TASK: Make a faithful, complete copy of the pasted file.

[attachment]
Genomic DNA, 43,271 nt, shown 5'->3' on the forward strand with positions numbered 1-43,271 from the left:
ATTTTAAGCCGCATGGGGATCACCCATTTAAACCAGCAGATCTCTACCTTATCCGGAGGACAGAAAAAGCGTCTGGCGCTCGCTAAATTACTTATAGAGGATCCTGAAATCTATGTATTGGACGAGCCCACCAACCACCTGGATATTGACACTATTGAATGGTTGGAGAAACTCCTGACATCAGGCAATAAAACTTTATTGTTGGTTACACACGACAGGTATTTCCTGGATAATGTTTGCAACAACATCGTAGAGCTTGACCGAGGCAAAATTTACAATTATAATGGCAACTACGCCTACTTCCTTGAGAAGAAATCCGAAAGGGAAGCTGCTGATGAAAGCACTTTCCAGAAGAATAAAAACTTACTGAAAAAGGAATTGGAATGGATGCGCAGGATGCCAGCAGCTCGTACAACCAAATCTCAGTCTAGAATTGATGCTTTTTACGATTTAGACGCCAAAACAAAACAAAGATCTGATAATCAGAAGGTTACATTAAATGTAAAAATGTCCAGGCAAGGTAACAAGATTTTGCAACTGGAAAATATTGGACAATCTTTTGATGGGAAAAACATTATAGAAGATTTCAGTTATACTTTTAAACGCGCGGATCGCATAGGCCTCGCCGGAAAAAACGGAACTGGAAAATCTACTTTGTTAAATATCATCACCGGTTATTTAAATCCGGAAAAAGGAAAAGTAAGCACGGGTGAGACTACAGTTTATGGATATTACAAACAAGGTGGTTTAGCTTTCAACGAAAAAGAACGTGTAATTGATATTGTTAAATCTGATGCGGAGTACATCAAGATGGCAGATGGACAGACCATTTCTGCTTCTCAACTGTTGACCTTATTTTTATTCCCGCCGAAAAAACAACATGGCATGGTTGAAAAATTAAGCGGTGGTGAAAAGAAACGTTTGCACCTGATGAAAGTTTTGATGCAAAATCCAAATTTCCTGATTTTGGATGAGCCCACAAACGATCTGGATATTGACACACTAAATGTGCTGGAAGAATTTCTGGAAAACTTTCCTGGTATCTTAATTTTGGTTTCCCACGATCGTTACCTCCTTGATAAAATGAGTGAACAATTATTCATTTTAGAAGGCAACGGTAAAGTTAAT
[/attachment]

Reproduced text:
Genomic DNA, 43,271 nt, shown 5'->3' on the forward strand with positions numbered 1-43,271 from the left:
ATTTTAAGCCGCATGGGGATCACCCATTTAAACCAGCAGATCTCTACCTTATCCGGAGGACAGAAAAAGCGTCTGGCGCTCGCTAAATTACTTATAGAGGATCCTGAAATCTATGTATTGGACGAGCCCACCAACCACCTGGATATTGACACTATTGAATGGTTGGAGAAACTCCTGACATCAGGCAATAAAACTTTATTGTTGGTTACACACGACAGGTATTTCCTGGATAATGTTTGCAACAACATCGTAGAGCTTGACCGAGGCAAAATTTACAATTATAATGGCAACTACGCCTACTTCCTTGAGAAGAAATCCGAAAGGGAAGCTGCTGATGAAAGCACTTTCCAGAAGAATAAAAACTTACTGAAAAAGGAATTGGAATGGATGCGCAGGATGCCAGCAGCTCGTACAACCAAATCTCAGTCTAGAATTGATGCTTTTTACGATTTAGACGCCAAAACAAAACAAAGATCTGATAATCAGAAGGTTACATTAAATGTAAAAATGTCCAGGCAAGGTAACAAGATTTTGCAACTGGAAAATATTGGACAATCTTTTGATGGGAAAAACATTATAGAAGATTTCAGTTATACTTTTAAACGCGCGGATCGCATAGGCCTCGCCGGAAAAAACGGAACTGGAAAATCTACTTTGTTAAATATCATCACCGGTTATTTAAATCCGGAAAAAGGAAAAGTAAGCACGGGTGAGACTACAGTTTATGGATATTACAAACAAGGTGGTTTAGCTTTCAACGAAAAAGAACGTGTAATTGATATTGTTAAATCTGATGCGGAGTACATCAAGATGGCAGATGGACAGACCATTTCTGCTTCTCAACTGTTGACCTTATTTTTATTCCCGCCGAAAAAACAACATGGCATGGTTGAAAAATTAAGCGGTGGTGAAAAGAAACGTTTGCACCTGATGAAAGTTTTGATGCAAAATCCAAATTTCCTGATTTTGGATGAGCCCACAAACGATCTGGATATTGACACACTAAATGTGCTGGAAGAATTTCTGGAAAACTTTCCTGGTATCTTAATTTTGGTTTCCCACGATCGTTACCTCCTTGATAAAATGAGTGAACAATTATTCATTTTAGAAGGCAACGGTAAAGTTAAT